Hello dear readers, It has been about a month since I last wrote you, but that seems par for the course. A lot has changed in the last month; Shannon and I got married (I still need to update the “about me” on my main page), have moved to Flint, and both gotten jobs! It’s been a whirlwind ride but oh so satisfying.
One of the relatively minor changes I’ve made in the past month is getting a data plan and Android phone (and getting rid of the trusty Palm Treo 700wx). This has been awesome (although never as awesome as getting married) and the relatively constant plug into the internet has been a good thing but has definitely needed to be moderated a couple of times. The motivation to get a data plan was two-fold:
- Verizon was preparing to switch a new, tiered data package which is a significant loss in value. If I was going to want a data plan anytime in the next 2 years, I needed to get on the bus now.
- Verizon has launched 4G (LTE) service in Flint, giving low-end broadband speeds wirelessly. This may not be worth it on a tiered data plan, but combined with unlimited data for the next 2 years, certainly a good deal. I am considering buying the Motorola Bionic when it is released as I have loved the temporary Droid 1 I have been using.
One of the things that surprised me about having a smart phone is how useful apps can be to even such things as social networking. Before I had a smart phone, my mentality was that web applications are king because of their cross-platform capabilities and ultimate update-ability. However, I think that my experience with low-signal 3G has changed that a little.
Native applications (Apps that only run on a specific platform, e.g. iPhone, Android, x86/x64 PCs, etc.) have an advantage in the mobile market because only the data has to be transferred over the network, not the interface as in a web application. Also, mobile browsers are still not on par with desktop browsers so it is much more difficult to make smooth, quick web applications for mobile phones. I may be off here, but this is what I have observed.
Another interesting effect of getting a smart phone is that I have a new perspective on how to use the internet with a tiny screen. My mobile readers will recognize that I am now using a mobile theme on my blog; this is something I first noticed on hackaday.com and realized how the browsing experience changes so much from desktop to mobile.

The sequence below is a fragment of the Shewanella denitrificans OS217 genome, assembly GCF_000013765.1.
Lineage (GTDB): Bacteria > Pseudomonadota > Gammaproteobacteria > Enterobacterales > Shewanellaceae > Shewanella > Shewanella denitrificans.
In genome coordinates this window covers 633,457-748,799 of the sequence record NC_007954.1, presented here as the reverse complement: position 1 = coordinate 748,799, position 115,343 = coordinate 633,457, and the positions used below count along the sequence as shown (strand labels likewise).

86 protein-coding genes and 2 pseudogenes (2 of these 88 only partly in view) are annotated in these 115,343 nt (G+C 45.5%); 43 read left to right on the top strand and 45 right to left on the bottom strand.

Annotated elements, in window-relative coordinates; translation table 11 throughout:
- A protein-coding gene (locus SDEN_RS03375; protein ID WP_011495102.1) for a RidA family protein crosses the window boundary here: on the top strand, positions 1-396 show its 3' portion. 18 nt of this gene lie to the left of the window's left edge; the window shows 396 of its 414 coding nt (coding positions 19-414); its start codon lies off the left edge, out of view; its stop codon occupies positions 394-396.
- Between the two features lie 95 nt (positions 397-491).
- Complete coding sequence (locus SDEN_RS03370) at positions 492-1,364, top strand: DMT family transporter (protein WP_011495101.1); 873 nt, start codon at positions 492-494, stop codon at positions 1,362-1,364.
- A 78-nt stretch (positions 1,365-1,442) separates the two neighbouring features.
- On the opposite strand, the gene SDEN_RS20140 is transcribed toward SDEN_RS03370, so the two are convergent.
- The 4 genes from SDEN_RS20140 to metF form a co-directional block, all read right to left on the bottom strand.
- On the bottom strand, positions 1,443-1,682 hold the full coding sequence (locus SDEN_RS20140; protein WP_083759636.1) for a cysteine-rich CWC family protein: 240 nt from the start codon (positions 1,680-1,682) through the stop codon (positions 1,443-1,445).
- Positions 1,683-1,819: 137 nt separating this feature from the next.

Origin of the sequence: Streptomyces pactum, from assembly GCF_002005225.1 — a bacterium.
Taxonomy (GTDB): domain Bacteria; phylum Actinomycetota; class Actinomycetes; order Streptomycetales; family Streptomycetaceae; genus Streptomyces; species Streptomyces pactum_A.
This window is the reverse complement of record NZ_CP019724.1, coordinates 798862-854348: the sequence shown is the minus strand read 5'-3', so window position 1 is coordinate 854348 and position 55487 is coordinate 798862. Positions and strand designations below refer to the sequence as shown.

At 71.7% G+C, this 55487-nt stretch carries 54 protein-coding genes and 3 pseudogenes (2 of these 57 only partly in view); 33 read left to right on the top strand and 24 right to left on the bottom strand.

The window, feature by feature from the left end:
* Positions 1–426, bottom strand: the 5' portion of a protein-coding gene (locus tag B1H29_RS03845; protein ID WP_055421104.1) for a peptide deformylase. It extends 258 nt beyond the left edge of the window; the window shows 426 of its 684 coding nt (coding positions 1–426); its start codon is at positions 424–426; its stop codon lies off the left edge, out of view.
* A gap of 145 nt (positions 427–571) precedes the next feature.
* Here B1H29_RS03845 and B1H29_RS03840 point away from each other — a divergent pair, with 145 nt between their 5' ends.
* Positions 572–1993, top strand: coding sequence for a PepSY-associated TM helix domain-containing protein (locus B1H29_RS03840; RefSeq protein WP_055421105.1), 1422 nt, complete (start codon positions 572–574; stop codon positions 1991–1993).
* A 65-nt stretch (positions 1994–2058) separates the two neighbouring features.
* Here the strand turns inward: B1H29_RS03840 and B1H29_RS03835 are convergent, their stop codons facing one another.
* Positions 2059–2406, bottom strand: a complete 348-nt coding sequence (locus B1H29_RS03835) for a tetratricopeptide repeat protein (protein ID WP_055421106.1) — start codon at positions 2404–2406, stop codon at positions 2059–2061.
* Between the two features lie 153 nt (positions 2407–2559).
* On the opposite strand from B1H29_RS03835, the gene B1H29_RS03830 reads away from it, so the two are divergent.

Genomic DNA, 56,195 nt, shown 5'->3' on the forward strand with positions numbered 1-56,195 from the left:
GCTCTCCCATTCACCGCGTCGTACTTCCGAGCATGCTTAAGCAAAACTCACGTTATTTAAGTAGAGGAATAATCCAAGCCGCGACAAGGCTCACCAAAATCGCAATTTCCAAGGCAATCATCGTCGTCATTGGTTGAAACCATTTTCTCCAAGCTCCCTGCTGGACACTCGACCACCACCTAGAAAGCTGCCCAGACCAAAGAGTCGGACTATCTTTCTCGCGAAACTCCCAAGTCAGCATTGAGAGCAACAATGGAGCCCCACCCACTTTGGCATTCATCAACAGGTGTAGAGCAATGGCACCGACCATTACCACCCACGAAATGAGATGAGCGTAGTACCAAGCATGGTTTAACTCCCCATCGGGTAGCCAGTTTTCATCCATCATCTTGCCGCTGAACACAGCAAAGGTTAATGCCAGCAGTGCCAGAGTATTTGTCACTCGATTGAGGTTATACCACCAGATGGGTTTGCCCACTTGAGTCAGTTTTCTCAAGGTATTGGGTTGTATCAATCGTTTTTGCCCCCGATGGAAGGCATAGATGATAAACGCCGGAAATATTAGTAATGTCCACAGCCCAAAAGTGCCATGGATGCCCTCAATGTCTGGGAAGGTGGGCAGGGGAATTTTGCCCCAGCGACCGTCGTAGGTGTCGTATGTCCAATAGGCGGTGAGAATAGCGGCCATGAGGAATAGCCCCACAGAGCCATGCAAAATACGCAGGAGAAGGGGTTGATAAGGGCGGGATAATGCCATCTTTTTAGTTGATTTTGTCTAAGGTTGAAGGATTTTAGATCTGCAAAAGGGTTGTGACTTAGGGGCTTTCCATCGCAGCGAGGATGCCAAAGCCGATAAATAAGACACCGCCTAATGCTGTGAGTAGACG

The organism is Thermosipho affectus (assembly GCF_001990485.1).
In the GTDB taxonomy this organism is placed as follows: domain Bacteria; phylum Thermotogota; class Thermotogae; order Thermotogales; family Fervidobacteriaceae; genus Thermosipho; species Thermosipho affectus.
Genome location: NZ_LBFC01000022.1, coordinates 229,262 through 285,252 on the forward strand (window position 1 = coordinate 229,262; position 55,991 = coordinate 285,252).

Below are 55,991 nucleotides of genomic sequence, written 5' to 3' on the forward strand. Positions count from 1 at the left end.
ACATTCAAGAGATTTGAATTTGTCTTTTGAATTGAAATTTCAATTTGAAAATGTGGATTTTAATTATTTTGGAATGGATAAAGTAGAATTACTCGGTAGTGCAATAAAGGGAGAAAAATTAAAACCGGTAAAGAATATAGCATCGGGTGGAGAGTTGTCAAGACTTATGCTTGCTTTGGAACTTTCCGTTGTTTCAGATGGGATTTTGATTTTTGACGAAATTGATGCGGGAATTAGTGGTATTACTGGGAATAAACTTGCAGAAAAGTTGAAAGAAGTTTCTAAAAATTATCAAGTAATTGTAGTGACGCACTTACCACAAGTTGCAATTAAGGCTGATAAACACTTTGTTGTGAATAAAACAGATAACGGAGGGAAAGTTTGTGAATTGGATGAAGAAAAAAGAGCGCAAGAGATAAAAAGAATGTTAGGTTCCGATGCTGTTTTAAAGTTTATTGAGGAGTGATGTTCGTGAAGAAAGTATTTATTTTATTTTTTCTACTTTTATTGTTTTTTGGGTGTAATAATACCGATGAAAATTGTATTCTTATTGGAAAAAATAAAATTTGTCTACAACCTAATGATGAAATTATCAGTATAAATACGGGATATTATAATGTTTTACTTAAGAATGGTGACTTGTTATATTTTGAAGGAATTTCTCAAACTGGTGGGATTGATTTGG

Those of you who have read some of my past work will remember that I have a fondness for learning programming platforms almost just for the sake of exposure; well, that hasn’t changed here. Another consequence of going mobile is that I had to try my hand at developing a smart phone application. It has definitely been a good experience from learning the IDE (I use Eclipse for all its quirks), testing and troubleshooting on (albeit Java virtual) hardware, and navigating the Android Market.
The first result of my hard work can be found here. If you use it, please leave an honest review; that is very valuable to me as a developer and seller of Apps.
The inspiration of my app is pretty straight-foward: I was playing Age of Empires II: The Conquerors Expansion with some friends and family one weekend and enjoying the use of Taunts in-game and in the waiting room and thought to myself “What if we could take these taunts out of the game and into real life?” Ha, what an absurd thought, right? Well, at the least I knew it would be a great entree to the app development world, an excellent starter project.
The app took about 2 weeks of coding on and off as I was still acclimating to the platform and I had a great deal of help from Tyson List as graphic design is his strong point and one of my weaknesses. As I mention on the App Market, this is a stable proof-of-concept but there are some features that I am still looking to implement. As always, feature requests/suggestions are a huge help to any developer so I would love to hear your feedback!
What has been your experience with a smart phone? Would you Age of Empires fans out there use my app? Please feed back below; I would love to hear what you think.